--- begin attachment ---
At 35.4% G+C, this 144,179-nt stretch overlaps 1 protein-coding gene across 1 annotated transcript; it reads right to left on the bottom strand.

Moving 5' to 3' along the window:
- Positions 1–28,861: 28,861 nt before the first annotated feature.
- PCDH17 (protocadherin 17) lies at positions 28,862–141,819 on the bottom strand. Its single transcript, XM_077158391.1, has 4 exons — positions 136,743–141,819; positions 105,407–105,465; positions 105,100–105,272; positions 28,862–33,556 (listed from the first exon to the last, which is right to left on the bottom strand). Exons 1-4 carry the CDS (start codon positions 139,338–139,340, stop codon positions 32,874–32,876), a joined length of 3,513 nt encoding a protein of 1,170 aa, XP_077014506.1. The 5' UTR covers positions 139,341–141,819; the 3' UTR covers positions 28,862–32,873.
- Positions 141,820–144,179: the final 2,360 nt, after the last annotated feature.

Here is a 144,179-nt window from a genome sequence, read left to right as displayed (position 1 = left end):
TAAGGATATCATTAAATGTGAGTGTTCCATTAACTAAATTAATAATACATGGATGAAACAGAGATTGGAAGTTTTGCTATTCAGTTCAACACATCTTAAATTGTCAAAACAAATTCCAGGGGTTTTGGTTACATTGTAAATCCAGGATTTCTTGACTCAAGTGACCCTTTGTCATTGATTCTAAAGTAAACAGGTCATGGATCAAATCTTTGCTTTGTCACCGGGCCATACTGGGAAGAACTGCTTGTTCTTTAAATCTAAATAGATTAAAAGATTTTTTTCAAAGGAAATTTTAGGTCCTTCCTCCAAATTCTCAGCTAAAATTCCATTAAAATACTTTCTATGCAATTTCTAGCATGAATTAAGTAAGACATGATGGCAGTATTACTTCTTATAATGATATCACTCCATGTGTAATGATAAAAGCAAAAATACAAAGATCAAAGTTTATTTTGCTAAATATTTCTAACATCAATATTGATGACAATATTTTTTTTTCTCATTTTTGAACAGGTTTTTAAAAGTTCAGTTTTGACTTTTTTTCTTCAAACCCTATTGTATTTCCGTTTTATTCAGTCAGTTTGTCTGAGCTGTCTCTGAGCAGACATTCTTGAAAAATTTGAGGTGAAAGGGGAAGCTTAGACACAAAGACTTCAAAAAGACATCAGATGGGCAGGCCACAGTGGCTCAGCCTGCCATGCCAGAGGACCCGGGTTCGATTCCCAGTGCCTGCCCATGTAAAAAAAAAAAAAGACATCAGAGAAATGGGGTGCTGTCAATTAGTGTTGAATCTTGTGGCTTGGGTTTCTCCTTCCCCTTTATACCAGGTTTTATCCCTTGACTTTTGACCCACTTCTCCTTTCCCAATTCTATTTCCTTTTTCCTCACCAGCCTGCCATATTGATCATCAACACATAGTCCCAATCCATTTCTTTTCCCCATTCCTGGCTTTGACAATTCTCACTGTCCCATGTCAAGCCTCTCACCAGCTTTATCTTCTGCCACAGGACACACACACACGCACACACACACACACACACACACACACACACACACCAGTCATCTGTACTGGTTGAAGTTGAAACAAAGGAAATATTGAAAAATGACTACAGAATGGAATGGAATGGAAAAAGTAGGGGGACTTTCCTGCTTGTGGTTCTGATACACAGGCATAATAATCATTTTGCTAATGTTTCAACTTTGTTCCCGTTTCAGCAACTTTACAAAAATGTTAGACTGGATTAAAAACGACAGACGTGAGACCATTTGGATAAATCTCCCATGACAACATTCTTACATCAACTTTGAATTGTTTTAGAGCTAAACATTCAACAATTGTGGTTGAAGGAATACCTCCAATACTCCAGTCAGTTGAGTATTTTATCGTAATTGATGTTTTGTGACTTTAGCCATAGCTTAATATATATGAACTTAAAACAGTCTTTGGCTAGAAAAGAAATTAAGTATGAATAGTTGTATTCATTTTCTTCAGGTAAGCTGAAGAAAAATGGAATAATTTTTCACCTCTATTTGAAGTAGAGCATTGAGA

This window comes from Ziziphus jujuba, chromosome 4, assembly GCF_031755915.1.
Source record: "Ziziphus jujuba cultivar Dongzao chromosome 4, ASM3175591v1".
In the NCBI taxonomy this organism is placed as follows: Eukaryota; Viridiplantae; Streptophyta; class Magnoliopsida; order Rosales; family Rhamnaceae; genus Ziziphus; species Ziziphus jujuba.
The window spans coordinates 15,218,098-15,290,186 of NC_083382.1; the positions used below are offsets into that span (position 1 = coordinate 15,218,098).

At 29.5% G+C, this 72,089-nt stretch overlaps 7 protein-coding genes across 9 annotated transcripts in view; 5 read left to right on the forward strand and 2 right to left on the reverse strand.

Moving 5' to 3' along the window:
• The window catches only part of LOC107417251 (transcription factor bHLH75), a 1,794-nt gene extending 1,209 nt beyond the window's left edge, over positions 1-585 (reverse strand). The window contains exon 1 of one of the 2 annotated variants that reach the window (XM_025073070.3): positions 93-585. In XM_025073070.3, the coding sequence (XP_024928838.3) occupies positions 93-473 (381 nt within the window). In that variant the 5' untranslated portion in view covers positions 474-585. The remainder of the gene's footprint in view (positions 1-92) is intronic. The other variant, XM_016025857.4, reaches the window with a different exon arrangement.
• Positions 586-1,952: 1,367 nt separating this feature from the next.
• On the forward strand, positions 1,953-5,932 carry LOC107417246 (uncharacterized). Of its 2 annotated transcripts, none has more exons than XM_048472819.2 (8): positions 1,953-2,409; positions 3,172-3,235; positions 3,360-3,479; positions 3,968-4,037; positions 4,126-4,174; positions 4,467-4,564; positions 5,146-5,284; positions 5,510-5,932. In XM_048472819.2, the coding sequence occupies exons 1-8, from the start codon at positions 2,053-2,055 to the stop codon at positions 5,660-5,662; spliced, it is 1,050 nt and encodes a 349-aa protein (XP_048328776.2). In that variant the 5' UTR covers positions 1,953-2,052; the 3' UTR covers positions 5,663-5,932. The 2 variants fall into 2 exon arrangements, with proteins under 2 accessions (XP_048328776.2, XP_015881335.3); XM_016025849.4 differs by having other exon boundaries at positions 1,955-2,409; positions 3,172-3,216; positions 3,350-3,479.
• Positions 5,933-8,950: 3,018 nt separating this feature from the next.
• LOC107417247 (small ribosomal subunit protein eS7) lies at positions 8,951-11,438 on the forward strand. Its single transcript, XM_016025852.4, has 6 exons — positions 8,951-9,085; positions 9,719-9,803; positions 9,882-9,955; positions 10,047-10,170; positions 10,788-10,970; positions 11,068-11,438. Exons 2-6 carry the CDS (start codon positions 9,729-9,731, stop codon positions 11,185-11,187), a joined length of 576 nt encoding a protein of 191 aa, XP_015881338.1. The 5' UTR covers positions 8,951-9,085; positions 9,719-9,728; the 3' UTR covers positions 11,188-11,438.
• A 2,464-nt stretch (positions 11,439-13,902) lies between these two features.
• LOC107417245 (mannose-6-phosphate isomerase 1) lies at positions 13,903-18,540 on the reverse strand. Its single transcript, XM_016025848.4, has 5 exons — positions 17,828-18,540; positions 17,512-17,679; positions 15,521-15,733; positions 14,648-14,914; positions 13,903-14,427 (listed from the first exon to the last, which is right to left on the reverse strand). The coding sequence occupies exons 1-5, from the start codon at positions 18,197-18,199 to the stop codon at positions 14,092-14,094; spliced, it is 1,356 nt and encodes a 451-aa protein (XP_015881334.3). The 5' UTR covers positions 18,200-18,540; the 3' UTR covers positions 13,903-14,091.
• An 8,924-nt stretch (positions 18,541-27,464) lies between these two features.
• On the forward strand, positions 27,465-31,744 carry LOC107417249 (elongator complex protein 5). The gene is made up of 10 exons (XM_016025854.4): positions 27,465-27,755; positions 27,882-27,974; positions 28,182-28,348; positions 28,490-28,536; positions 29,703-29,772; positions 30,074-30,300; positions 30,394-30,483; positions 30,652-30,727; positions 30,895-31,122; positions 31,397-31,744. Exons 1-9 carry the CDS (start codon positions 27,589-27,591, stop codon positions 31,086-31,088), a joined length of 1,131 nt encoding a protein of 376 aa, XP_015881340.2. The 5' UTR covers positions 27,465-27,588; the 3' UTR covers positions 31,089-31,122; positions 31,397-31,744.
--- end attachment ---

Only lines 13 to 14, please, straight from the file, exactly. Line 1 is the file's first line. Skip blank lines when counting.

Moving 5' to 3' along the window:
• The window catches only part of LOC107417251 (transcription factor bHLH75), a 1,794-nt gene extending 1,209 nt beyond the window's left edge, over positions 1-585 (reverse strand). The window contains exon 1 of one of the 2 annotated variants that reach the window (XM_025073070.3): positions 93-585. In XM_025073070.3, the coding sequence (XP_024928838.3) occupies positions 93-473 (381 nt within the window). In that variant the 5' untranslated portion in view covers positions 474-585. The remainder of the gene's footprint in view (positions 1-92) is intronic. The other variant, XM_016025857.4, reaches the window with a different exon arrangement.